Pain and sleep disturbances: According to a 2005 ”gold-standard” trial of whole-plant cannabis-based extract (oromucosal spray containing 1:1 THC:CBD), cannabis-based medication was twice as effective as placebo to treat pain, and three times more effective for sleep. Inflammatory-related issues: Neural tissue inflammation is common as the body’s immune cells attack the central nervous system. The (well established) anti-inflammatory effects of cannabis can help MS sufferers. Muscle spasms: A 2014 systematic review provided high-quality evidence that cannabis-based medicines were highly effective in treating muscle spasms. Abdominal complaints: Many scientists believe cannabinoids help control gut response and modulate gastrointestinal issues. According to a survey conducted by Scottish researcher Roger Pertwee, 51-60% of respondents reported a decrease in defecation urgency, a 44% decrease in incontinence, and 30% had less constipation. Mood issues: Most MS patients will experience depression or at least persistent mood issues. Pertwee’s survey found that more than 90% of the MS sufferers reported botanical cannabis as improving mood.This research illustrates both the symptomatic complexity of multiple sclerosis and other movement disorders, as well as the varied ways in which cannabis medicine can provide relief. Many patients report that no other medicine is capable of addressing so many of the condition’s symptoms as effectively and with as few undesirable side effects. Cannabis Treatment Options Patients frequently report beneficial results when treating movement disorders with high-THC cannabis products. Sativa strains are popular for daytime use to relieve physical symptoms and improve mood, while indica strains can be used in the evening to promote relaxation and assist with sleep. Since most medical cannabis strains fit within the moderate-to-high THC category, patients have a range of options and many choose specific strains they’ve found effective for their individual treatment needs. In addition to smoked or vaporized cannabis, some patients find oral cannabis products helpful, particularly tinctures applied sublingually. Moderate doses are recommended, although patients may adjust according to their needs. Conclusion In our experience working with patients who suffer from multiple sclerosis and other movement disorders, we’ve observed the wide range of symptoms these conditions can cause and the numerous challenges they create. We’ve also had the honor of getting to know patients who’ve achieved remarkable results through cannabis treatment. To witness a patient regaining mobility and independence despite difficult circumstances is an impactful moment for anyone seeking to understand the therapeutic potential cannabis medicines possess. We’re optimistic that medical science will continue to expand our knowledge of how cannabis can be used to help patients combatting these debilitating diseases. Our staff is always available to assist patients and caregivers in finding the answers they seek.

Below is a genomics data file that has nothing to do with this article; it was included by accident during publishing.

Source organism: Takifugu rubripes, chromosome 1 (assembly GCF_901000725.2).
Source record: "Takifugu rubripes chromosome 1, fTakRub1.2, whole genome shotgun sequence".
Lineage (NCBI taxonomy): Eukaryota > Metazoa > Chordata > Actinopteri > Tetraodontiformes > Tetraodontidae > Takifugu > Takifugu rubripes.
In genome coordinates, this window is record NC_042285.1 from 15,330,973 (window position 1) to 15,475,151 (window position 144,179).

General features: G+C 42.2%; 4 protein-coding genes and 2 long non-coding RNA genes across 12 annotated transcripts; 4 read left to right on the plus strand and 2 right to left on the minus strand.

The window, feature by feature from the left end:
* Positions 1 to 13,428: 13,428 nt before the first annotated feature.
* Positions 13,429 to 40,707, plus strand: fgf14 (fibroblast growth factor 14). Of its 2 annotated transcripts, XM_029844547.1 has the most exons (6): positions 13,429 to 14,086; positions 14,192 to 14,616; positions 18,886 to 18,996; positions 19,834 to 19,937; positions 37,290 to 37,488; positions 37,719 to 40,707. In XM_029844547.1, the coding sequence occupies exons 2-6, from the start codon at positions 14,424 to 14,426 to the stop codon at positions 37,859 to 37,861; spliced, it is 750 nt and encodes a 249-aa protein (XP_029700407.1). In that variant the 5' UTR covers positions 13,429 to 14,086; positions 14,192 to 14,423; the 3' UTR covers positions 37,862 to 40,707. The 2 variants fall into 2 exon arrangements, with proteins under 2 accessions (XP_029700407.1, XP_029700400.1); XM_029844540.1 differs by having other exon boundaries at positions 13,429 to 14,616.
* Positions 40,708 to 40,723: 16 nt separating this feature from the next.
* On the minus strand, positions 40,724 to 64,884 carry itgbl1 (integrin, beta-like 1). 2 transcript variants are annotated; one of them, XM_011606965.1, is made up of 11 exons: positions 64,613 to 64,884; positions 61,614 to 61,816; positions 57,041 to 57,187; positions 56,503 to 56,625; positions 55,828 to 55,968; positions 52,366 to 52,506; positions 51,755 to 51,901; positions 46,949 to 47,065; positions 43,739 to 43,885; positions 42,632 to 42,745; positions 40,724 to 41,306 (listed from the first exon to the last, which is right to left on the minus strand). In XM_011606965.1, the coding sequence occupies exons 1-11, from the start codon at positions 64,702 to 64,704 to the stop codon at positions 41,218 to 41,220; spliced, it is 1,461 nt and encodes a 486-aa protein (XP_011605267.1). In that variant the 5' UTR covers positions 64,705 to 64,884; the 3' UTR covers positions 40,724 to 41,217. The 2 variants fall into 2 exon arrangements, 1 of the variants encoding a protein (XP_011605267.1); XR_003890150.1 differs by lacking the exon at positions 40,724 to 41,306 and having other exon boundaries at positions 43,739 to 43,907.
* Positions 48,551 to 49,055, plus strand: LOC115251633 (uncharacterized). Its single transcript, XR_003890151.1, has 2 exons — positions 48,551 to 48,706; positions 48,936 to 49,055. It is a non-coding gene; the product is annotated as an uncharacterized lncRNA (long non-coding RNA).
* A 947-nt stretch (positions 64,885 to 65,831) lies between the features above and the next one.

Cannabis and Multiple Sclerosis: Relieving Symptoms
Patients living with multiple sclerosis and other movement disorders often experience painful symptoms and inconvenient physical limitations that disrupt their daily lives. For many, medical cannabis has been found to provide unique benefits that reduce discomfort and improve quality of life. Why Cannabis? Movement disorders such as multiple sclerosis result from a neurodegenerative process that attacks the nerves, sending disruptive signals throughout the body. Muscle spasms and contractions, along with severe pain, weakness, speech impairment and other physical symptoms can be triggered by this condition. Treatment options remain limited, with many patients receiving a challenging assortment of prescriptions aimed at alleviating both the physical and emotional consequences of the disease. Cannabis has emerged as a popular and potentially groundbreaking treatment for movement disorders, due to the process by which cannabinoid medicines interact with the endocannabinoid system and repair damaged neurotransmitters. Leafly summarizes some key findings in the treatment of movement disorder symptoms: